Fertility Math – Most women do not know the basic facts about their own fertility and aging, according to a new study.
Data presented at this year’s American Society of Reproductive Medicine Annual Meeting from the Fertility IQ 2011 Survey found that the majority of woman of reproductive age underestimated the magnitude of fertility decline with increasing age.
The survey was conducted among more than 1,000 women aged between 25 and 35.
Most of the woman surveyed didn’t know when a healthy woman is 30, she has about a 20% chance of conceiving every month. By 40, this has dropped to 5%
Respondents answered seven out of ten fertility knowledge questions with a less than 50 per cent correct average response rate.
The survey found that women were wrong most often about how long it takes to get pregnant — and about how much fertility declines at various ages.
Many of the woman did not realise that when a healthy woman is 30, she only has about a 20 per cent chance of conceiving every month. By 40, this has dropped to five per cent.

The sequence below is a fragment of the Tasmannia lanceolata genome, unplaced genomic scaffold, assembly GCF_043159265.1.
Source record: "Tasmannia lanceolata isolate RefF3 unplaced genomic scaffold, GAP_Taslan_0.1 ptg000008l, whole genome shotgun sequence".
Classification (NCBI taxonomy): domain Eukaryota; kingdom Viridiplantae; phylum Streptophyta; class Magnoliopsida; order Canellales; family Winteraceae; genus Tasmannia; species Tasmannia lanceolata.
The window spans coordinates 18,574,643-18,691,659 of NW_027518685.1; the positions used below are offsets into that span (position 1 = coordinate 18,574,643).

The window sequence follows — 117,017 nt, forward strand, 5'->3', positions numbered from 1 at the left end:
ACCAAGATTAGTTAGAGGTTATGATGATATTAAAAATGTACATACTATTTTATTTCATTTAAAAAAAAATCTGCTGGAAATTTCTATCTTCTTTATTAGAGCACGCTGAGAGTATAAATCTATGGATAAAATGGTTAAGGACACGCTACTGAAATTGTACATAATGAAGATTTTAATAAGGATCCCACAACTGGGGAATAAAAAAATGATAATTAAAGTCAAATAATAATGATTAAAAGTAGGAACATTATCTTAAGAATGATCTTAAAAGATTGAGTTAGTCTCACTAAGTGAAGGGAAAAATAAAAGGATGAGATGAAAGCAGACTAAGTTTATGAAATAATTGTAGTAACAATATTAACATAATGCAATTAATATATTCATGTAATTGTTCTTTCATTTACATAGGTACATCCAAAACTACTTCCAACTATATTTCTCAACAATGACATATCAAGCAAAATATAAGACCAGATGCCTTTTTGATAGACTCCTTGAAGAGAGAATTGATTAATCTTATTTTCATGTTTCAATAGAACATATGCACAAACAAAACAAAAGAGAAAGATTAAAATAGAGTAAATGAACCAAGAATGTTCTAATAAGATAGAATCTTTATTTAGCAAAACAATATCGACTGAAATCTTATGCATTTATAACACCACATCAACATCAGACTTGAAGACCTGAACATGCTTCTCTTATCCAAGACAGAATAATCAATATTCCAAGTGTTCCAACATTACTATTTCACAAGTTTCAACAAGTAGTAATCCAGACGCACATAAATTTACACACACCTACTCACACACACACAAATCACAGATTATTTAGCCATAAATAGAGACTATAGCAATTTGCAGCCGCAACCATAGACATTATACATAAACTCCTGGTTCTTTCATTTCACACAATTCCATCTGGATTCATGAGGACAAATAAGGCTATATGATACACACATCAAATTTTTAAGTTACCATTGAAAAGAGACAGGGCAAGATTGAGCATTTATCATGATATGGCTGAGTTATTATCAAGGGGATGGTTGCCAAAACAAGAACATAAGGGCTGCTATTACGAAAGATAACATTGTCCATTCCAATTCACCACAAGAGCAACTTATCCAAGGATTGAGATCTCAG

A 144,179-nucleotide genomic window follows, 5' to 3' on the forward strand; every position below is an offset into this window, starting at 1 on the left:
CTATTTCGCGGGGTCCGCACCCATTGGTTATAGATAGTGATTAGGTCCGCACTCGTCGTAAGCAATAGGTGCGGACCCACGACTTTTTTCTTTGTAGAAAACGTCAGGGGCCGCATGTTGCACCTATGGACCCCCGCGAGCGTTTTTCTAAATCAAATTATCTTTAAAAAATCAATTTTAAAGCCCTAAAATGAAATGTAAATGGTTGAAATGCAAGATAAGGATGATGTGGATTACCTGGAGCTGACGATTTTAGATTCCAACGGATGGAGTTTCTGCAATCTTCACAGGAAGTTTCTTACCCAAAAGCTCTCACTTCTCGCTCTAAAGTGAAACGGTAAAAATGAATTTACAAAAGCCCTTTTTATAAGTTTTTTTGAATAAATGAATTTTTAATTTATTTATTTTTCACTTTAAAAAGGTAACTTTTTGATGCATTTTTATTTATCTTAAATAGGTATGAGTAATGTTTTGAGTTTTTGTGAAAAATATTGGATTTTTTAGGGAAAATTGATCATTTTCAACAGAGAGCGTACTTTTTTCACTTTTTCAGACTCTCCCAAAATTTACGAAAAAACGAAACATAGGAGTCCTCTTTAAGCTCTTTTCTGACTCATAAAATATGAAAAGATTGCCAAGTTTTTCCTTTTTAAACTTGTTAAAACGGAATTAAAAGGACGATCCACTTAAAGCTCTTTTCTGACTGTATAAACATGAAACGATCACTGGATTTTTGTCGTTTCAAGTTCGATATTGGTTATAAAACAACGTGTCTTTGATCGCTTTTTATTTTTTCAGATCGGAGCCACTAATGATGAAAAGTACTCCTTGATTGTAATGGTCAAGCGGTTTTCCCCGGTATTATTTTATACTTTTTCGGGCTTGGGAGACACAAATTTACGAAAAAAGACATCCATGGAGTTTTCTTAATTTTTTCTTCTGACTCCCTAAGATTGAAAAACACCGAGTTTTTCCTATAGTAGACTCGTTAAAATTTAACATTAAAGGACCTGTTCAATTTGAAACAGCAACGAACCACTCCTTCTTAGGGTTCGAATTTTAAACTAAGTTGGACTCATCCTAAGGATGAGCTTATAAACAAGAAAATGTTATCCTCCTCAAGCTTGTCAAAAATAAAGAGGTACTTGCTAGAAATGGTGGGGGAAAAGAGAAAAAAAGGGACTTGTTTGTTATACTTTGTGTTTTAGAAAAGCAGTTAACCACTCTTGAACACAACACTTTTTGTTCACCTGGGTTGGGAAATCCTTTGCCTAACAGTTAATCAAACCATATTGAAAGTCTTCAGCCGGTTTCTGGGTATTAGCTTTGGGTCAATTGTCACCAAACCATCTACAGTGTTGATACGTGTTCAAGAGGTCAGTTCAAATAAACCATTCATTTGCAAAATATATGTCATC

The women surveyed put the odds at much much higher. Instead, they thought that a 30-year-old woman would have a 70 per cent chance of conceiving and that a 40-year-old’s chances could approach 60 per cent.
“While these data show that women have a general understanding about fertility issues, there is a clear need to educate further on the impact of age on fertility,” Barbara Collura, Executive Director of RESOLVE, The National Infertility Association, said. “It is important for women to know that as you age, it may become increasingly difficult to conceive, and conception rates are not as high as most people believe.”
Most women find out their fertility information from their gynaecologist others from the internet and some from friends and family.
Other areas where there were huge gaps of knowledge was in the time women believed it took them to get pregnant with only 14 per cent answering correctly.
They thought a 20-year-old woman might get pregnant in less than two months of unprotected sex, rather than the actual average of five months.
“It’s basic biology and basic knowledge of how age impacts your fertility if you’re a woman,” said Ms Collura.
INFERTILITY – THE FACTS Infertility affects some 7.3 million women in the United States, or 12 per cent of the child-bearing female population – about one in eight couples.